Since my last post, the feedback I’ve received has been a phenomenal ego boost, and I want to say thank you for all the kind words and messages of encouragement. In the past year or so, I’ve been called brave, amazing, Superwoman, remarkable, a warrior, and lots of other very lovely things, all for making the decision to go ahead with the original plan. But, let’s get real. I’m still the same old Karen and I still do some, not unfunny, but pretty stupid things.
Take the riding lawnmower, for instance.
It came to me in the spring. My cousin, Harold, who has been very helpful since the move, shopped for and fixed up a cute, little, orange Husqvarna, then delivered it to my doorstep. Appropriately, he named it the Lackadoo Doodlebug.
Doodlebug tractor is the colloquial American English name for a home-made tractor made in the United States during World War II when production tractors were in short supply. The doodlebug of the 1940s was usually based on a 1920s or 1930s era Ford automobile which was then modified either by the complete removal or alteration of some of the vehicle body.
He gave me a quick lesson in how to work it, and then I let it sit for a few weeks while the grass and wildflowers grew ever taller in the front yard. I’m not sure why I hesitated, but I did. Maybe it was a case of too much too soon, but I finally hopped on it one day, determined to make the front yard, back yard and trails pristine. Thinking I was going to get through the whole thing in one day on my first try was the first naïve assumption I made.
It was going very well, actually. And it was un-freaking-believably fun! I felt like the King of the Hill! Take that, long grass!
I developed a system of sorts where I studied the rough terrain and avoided anything that looked outright dangerous. I’m not going to lie: I was feeling like a total badass who could conquer any challenge, learn to drive and operate any piece of machinery.
I was almost finished the front yard and already excited to tackle the back (which is decidedly less flat) when…
It was loud. I was no longer moving. The blades wouldn’t turn. I got the Doodlebug started again, but there was nothing going on down there where it counts.
I got off to investigate and found that I had hit a stump that was sticking out of the ground about an inch.
I was crushed. All of that sweet, sweet adrenaline drained right out of me. The disappointment of not finishing what I had started and the dread of telling my cousin what had happened put me in a pretty dark place. You see, I was supposed to be a totally, utterly kickass bush mama who could do anything she put her mind to.
Except fixing a broken tractor, it would seem.
I had no clue (or skills or experience) to fix my poor Lackadoo Doodlebug, whom I loved with all my heart already. My baby was hurt. And so was my pride.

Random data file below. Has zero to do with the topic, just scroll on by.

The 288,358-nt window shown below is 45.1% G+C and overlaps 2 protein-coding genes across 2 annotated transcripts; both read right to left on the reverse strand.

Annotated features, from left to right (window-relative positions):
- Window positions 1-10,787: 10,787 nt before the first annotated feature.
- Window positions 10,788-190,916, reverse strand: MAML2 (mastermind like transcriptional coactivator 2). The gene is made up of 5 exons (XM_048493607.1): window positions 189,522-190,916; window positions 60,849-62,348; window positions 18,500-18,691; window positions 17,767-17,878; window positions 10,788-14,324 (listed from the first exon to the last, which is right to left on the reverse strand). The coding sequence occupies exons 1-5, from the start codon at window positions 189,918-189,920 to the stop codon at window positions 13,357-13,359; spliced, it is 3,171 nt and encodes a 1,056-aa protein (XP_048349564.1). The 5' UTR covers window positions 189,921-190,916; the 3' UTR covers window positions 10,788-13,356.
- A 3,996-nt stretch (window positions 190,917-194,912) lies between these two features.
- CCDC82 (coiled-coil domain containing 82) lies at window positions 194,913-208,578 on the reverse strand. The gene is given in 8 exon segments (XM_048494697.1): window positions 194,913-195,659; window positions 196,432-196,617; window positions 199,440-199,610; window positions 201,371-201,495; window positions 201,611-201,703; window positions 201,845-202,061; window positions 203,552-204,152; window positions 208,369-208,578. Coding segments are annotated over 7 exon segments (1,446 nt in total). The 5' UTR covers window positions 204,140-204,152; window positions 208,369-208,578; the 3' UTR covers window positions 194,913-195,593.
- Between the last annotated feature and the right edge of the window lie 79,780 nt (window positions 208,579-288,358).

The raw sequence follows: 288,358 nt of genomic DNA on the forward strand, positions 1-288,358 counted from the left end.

Thankfully, I am lucky enough to have local love and support, which I called in immediately.
Still smarting from the embarrassment of hitting a stump my first time out, I got back in the saddle. I had a load of organics to compost, so I hooked up the trailer and away I went with my son to the compost bin, located in a field behind the house.
Where I got stuck.
The wheels would just spin in the tall grass. (I later learned that the under-mounted deck probably got caught in the overgrown vegetation.) I detached the trailer, thinking it might help to have less weight. Then my son jumped in the trailer. Which tipped. Which sent the connection pin I had placed there flying. I swear I saw the glint of the metal in the sun before it was lost to the field, probably forever. And the tractor was still stuck.
I texted a friend to declare that I should not ever be allowed to touch machinery. Another friend, who freed the Doodlebug from the field, reminded me that it’s a riding lawnmower, not an ATV.
The third time I attempted to drive it, after a wild ride through the fire pit (blades turned off, thank goodness, and no fire going), I learned to turn the speed down from “rabbit” to “turtle”.
And the fourth time? It was incident free, thank you very much.
The experience was a good reminder that all these new skills I am tackling have a learning curve that needs to be respected – as much for my own safety as for extending the life of the machinery. The pace of life here is not the same as it was in the city – I’m allowed to slow down, to be gentle with myself and admit that I am a beginner.
Also, it’s incredibly fortuitous that I didn’t get to the back yard that first day, believe it or not. In my excitement, I had completely forgotten that when I had a new satellite internet connection installed last winter, and the dish had to be put on an outbuilding, the technician had laid the cable across the yard to the house. By this point, the cable that had slipped my mind was completely hidden in the tall grass. If I hadn’t hit that stump, I most certainly would have run over that cable and cut off my internet connection.
Hey, I look for the blessings wherever I can find them.
My skills are improving as I get to know the machine and the terrain better. As I keep reminding my son, everything takes practice.